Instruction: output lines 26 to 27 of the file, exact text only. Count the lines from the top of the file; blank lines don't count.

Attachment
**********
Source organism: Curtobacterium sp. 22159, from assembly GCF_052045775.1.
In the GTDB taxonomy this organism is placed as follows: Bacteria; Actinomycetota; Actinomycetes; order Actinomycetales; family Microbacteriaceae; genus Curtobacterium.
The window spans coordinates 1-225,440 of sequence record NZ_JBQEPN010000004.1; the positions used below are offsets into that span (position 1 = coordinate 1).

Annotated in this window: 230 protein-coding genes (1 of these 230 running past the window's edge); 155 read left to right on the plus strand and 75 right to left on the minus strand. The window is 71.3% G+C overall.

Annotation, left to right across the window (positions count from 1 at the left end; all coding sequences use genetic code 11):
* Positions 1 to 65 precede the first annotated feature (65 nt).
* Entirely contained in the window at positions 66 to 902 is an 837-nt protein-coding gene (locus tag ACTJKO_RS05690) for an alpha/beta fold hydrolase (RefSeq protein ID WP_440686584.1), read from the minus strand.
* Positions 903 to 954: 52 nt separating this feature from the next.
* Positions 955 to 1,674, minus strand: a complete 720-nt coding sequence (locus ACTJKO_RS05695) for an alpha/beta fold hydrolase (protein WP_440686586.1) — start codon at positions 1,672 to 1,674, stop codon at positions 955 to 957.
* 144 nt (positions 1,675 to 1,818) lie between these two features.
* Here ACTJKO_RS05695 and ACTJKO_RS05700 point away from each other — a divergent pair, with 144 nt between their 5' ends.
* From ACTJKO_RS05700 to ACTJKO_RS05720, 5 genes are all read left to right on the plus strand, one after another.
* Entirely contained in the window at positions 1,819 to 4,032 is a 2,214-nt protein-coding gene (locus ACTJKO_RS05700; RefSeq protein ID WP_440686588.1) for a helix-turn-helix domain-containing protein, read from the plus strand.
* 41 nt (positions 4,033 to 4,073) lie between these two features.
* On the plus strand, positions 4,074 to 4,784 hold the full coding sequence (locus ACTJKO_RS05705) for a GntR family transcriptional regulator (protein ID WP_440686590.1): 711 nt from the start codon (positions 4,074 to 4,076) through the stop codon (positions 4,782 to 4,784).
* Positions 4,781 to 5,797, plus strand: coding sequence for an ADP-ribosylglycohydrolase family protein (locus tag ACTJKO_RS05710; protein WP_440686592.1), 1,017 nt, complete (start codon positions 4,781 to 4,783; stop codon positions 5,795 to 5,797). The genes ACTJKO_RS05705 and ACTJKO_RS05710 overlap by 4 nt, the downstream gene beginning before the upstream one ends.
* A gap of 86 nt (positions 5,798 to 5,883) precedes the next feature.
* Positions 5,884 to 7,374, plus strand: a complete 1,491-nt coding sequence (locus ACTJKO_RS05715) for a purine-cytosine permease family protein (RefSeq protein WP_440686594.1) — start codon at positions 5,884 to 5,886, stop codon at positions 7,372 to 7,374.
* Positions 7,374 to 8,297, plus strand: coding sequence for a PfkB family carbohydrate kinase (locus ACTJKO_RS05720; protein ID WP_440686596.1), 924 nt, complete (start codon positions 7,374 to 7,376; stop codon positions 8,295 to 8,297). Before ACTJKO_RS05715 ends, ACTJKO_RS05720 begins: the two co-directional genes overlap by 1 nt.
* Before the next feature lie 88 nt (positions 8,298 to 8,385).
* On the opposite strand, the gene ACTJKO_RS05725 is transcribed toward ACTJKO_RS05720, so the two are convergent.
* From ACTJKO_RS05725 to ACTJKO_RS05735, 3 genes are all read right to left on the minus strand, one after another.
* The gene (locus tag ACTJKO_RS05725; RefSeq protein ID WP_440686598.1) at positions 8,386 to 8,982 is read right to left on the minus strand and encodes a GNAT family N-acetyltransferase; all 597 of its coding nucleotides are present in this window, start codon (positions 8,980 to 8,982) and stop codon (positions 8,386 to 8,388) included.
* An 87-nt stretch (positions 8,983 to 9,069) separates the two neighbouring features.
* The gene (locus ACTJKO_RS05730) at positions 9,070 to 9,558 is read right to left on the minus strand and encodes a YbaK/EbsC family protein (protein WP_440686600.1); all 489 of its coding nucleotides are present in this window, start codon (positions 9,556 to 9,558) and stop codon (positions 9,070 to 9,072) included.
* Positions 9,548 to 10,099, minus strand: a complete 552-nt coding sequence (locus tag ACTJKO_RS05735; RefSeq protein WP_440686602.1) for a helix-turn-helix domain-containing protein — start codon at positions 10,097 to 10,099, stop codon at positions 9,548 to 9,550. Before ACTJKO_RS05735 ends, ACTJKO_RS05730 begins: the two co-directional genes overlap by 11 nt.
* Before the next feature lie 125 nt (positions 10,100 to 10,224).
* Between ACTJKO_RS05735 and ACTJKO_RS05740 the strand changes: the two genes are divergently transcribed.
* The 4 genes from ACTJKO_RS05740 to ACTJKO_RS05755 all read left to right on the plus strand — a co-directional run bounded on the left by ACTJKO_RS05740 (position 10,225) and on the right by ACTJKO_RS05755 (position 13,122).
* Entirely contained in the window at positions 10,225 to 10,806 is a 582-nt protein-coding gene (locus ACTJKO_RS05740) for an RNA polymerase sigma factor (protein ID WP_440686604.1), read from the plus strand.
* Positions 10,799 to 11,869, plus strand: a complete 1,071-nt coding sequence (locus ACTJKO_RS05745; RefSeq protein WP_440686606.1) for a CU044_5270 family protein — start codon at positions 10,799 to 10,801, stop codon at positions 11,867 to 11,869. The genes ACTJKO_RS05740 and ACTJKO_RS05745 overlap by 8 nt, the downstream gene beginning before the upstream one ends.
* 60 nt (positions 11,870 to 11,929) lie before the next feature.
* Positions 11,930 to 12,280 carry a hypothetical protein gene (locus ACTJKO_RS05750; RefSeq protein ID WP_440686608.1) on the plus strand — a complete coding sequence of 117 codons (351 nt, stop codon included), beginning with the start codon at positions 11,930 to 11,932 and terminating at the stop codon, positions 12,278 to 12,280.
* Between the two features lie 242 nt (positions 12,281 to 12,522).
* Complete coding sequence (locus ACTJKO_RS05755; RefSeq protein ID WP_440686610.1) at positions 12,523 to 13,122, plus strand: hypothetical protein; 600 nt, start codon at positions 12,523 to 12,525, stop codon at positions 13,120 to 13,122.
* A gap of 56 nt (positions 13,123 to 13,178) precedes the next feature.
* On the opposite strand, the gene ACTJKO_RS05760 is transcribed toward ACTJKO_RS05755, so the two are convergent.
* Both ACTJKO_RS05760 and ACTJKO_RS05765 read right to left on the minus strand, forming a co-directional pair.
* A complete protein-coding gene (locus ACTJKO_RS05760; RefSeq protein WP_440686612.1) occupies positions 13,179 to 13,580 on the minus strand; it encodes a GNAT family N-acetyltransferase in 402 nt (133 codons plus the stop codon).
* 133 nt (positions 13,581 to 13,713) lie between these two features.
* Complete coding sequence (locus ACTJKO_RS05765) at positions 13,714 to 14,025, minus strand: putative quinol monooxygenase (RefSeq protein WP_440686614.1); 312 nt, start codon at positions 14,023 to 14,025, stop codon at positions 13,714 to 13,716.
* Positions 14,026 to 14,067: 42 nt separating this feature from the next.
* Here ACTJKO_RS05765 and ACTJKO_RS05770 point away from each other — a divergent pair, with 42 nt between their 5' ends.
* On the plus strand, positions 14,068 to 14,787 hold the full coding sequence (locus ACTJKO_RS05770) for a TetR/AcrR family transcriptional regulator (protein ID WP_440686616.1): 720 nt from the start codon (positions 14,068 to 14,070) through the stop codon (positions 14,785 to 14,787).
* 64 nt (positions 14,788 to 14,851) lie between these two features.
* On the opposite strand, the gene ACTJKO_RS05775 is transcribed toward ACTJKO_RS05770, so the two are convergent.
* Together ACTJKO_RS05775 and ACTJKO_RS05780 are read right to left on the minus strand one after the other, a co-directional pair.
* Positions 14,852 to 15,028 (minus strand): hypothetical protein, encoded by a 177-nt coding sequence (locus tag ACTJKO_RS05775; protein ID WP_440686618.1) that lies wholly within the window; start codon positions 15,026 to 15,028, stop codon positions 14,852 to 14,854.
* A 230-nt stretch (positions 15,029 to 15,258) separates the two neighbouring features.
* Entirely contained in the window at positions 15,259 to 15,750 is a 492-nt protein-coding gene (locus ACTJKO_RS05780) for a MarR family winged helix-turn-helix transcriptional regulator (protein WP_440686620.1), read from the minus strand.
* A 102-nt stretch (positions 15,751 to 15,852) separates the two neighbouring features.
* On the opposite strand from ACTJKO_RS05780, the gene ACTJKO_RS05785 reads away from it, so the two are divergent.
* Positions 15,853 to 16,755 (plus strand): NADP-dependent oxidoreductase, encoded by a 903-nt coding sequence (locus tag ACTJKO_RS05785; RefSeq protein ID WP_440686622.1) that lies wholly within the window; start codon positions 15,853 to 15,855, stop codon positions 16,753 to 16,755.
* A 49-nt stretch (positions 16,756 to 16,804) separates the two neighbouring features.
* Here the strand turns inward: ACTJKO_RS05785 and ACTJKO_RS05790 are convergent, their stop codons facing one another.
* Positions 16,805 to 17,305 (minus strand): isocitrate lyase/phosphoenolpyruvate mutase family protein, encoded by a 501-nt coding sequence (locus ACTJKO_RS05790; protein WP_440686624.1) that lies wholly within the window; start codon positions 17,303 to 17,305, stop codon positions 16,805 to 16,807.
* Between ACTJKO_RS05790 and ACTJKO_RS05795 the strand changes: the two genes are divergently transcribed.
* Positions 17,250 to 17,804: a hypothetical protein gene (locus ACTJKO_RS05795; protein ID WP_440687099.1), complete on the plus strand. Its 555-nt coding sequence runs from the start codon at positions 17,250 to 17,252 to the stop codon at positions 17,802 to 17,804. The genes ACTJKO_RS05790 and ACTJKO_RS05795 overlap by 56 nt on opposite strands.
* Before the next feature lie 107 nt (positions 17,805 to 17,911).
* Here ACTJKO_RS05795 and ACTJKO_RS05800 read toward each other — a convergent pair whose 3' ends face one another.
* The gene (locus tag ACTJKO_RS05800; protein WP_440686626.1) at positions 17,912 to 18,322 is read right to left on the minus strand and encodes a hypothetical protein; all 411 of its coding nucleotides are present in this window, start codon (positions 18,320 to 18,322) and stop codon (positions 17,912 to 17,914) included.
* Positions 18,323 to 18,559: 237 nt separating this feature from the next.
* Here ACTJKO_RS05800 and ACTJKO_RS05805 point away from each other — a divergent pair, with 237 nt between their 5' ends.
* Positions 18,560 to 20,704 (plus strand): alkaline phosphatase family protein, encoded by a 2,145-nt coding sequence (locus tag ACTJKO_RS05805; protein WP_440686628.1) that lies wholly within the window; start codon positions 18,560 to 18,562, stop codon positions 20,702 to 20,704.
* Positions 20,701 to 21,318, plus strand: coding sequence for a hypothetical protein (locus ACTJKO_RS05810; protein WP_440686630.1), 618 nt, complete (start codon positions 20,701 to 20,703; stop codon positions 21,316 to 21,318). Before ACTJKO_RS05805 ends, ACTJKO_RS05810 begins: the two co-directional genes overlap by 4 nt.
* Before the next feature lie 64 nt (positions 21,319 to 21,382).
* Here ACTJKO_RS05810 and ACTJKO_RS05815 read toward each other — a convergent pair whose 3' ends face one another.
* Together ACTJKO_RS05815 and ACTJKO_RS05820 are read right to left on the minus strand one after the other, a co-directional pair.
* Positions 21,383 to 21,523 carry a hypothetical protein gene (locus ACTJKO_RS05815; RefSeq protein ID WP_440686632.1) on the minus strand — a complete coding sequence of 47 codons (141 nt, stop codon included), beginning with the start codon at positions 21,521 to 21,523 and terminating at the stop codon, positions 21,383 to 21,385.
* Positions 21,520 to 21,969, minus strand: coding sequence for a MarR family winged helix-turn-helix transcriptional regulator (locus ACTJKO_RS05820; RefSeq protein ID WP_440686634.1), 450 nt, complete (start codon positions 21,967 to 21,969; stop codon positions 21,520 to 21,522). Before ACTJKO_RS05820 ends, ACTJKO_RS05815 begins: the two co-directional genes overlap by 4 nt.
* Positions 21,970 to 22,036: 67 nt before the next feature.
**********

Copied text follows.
* Positions 9,548 to 10,099, minus strand: a complete 552-nt coding sequence (locus tag ACTJKO_RS05735; RefSeq protein WP_440686602.1) for a helix-turn-helix domain-containing protein — start codon at positions 10,097 to 10,099, stop codon at positions 9,548 to 9,550. Before ACTJKO_RS05735 ends, ACTJKO_RS05730 begins: the two co-directional genes overlap by 11 nt.
* Before the next feature lie 125 nt (positions 10,100 to 10,224).